Posted August 18, 2008 at 2:04 pm | Permalink

    Do you remember the Gore-Bush debates? Do you remember how bright, reasoned and presidential Mr. Gore appeared–and, beside him, how idiotic, how downright befuddled, his opponent did?

    Do you remember George the First pretending to get angry at a reporter (Rather, was it?) to appear tough and decisive? Remember Reagan..?

    No one ever went broke (or lost an election) underestimating the public.

  10. Diana
    Posted August 18, 2008 at 5:11 pm | Permalink

    The Litmus Test: Can Obama or McCain speak The either of these scriptures in public?

    Jhn 14:6
    Jesus saith unto him, I am the way, the truth, and the life: no man cometh unto the Father, but by me.

    1 Cor 12:3 … no man can say that Jesus is the Lord, but by the Holy Ghost.

  11. Brackache
    Posted August 18, 2008 at 6:05 pm | Permalink

    Diana, why quoteth thou the King James version? We Protestants are always so quick to condemn Catholics for doggedly hanging on to an ancient language (Latin) instead of switching to the vernacular, yet so many Protestants switch to King James English whenever they quote scripture or pray. For soothe, it driveth me nuts!!! Renaissance festival English is not holier than modern English!!!

    Alright, that was quite a digression on my part.

  12. mark
    Posted August 19, 2008 at 12:03 am | Permalink

    I believe you, Dude. I trust Fact Check, and, if they say the claim is bogus, I won’t argue it… I will point out, however, that Stassen continues to defend his claims. Here’s a clip:

    …The thirty-year trend confirms it. Abortion rates move in tandem with unemployment rates of women over the last thirty years. From 1973 to 1980, women’s unemployment increased from approximately 6% to 7.6%, and the abortion rate increased from 16 to 29 per 1,000 women aged 15 to 45. (Of course, these were the first years after Roe v Wade, which surely also contributed mightily to the increase in abortions.) But then abortions did not keep increasing. From 1980 to 1992, unemployment decreased from 7.6% to 5.5% briefly, and then partway up briefly to 7%. During this period of slow decrease in unemployment, the abortion rate slowly decreased from 29 to 26. During the Clinton administration, unemployment dropped nicely to 4.5%, and the abortion rate dropped significantly to 21. During the present administration, women’s unemployment increased above 6%, and the abortion rate appears to have increased to 22…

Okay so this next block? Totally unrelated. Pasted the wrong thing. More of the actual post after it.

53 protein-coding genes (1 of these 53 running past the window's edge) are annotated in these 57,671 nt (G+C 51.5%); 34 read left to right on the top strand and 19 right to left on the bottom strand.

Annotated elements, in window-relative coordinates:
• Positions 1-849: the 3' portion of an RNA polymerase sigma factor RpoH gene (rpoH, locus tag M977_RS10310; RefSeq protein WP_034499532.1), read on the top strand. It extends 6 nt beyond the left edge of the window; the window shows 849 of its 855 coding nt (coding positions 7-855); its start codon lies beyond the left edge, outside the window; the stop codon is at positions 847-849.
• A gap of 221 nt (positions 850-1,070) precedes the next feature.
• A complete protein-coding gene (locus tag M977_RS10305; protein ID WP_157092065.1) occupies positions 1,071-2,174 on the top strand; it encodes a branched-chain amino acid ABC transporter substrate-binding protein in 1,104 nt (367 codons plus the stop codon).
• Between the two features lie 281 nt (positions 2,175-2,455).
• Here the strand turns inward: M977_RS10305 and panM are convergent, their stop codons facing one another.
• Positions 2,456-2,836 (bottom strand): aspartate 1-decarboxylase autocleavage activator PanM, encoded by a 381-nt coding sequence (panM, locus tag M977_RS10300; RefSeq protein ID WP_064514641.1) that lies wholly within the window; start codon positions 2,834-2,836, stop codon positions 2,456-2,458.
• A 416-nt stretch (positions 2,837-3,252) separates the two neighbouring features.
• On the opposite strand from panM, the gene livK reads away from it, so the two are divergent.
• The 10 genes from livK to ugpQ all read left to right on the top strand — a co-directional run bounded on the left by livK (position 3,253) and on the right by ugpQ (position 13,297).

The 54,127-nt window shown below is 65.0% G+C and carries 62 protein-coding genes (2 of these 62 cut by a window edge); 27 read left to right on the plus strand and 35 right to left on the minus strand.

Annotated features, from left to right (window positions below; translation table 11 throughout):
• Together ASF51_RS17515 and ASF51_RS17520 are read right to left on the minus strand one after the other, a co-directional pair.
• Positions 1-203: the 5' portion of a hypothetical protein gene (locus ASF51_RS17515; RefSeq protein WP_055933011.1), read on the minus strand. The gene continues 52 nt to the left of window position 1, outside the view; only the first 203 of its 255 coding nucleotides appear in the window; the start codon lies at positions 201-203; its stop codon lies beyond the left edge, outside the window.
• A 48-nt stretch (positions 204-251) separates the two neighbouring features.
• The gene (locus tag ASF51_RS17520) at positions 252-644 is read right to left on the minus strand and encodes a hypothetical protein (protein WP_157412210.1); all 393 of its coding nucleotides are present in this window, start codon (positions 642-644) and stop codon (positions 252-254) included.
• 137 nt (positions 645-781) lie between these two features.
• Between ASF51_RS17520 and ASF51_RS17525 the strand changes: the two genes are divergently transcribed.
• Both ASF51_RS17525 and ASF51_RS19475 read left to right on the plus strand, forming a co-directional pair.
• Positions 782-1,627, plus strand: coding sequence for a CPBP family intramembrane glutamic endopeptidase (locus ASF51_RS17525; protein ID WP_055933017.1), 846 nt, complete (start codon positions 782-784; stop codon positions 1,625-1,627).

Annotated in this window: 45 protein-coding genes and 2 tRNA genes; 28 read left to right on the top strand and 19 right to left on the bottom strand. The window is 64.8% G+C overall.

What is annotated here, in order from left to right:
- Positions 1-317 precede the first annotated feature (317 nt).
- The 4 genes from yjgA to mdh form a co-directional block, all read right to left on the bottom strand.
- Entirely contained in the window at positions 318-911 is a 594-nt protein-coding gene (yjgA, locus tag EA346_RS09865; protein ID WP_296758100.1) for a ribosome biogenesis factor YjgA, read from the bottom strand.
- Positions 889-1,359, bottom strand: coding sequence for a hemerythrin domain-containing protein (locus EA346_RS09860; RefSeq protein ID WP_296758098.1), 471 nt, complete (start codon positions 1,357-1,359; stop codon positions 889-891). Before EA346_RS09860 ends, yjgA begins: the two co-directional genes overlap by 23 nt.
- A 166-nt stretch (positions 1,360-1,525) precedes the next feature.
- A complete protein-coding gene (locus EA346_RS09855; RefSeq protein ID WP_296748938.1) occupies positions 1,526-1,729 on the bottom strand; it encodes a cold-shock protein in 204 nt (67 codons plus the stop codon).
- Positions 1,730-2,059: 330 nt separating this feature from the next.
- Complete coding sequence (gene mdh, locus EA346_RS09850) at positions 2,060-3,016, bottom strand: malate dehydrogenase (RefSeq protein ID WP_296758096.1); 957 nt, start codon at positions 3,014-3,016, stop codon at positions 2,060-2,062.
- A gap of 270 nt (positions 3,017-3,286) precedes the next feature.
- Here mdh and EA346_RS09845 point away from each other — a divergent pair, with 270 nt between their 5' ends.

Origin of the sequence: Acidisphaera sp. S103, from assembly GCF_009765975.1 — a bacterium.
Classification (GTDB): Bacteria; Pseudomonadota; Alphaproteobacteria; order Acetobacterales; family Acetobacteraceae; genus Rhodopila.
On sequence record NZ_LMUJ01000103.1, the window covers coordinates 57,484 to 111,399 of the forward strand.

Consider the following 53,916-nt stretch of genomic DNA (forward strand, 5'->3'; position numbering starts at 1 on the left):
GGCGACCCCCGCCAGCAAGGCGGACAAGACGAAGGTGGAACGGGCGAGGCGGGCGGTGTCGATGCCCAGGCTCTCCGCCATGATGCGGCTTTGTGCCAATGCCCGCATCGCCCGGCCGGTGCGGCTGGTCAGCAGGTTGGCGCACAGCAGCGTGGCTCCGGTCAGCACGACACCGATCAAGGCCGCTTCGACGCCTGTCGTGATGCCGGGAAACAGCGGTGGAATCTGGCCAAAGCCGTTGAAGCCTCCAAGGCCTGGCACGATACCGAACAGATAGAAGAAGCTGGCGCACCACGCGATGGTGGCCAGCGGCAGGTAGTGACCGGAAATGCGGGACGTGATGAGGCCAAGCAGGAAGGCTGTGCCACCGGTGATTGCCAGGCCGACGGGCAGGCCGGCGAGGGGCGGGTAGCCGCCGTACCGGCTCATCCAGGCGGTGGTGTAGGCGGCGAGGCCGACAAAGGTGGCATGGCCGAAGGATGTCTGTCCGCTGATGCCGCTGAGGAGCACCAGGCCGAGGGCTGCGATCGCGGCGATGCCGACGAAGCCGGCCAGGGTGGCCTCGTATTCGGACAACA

13. Posted August 19, 2008 at 1:48 am | Permalink

    Stassen’s article above is an abhorrent use of statistics. I can’t believe this even got published.

  14. EoS
    Posted August 19, 2008 at 3:36 am | Permalink

    Saddleback Church is an extremely liberal mega church in California. Rick Warren believes that Global Warming is true and that somehow humans can save the environment from global catastrophe. His church spends millions of dollars treating Aids victims in Africa. By no stretch of the imagination can you call Rick Warren a conservative evangelical. He’s the self-proclaimed, mega-rich leader of the “new evangelicalism” which is at odds with traditional beliefs. It was a perfect environment for Obama to do extremely well, but as Mark pointed out, his message clearly didn’t resonate with them.

    I believe Dude on the abortion statistics. Right to Life consistently reports a decline in abortions. However, its no cause for celebration. A greater percentage of human life is now destroyed by morning after pills or Plan B/RU-486 and these are not included in the reported abortion statistics.

    Abortion rates can’t be blamed on the president or the economy. It’s a moral failure. It’s the influence of a culture that encourages unmarried women to have unprotected sex even when they’re not in a position to provide the essentials to raise their children. If it’s an inconvenience once they’re pregnant then they can choose to kill him/her.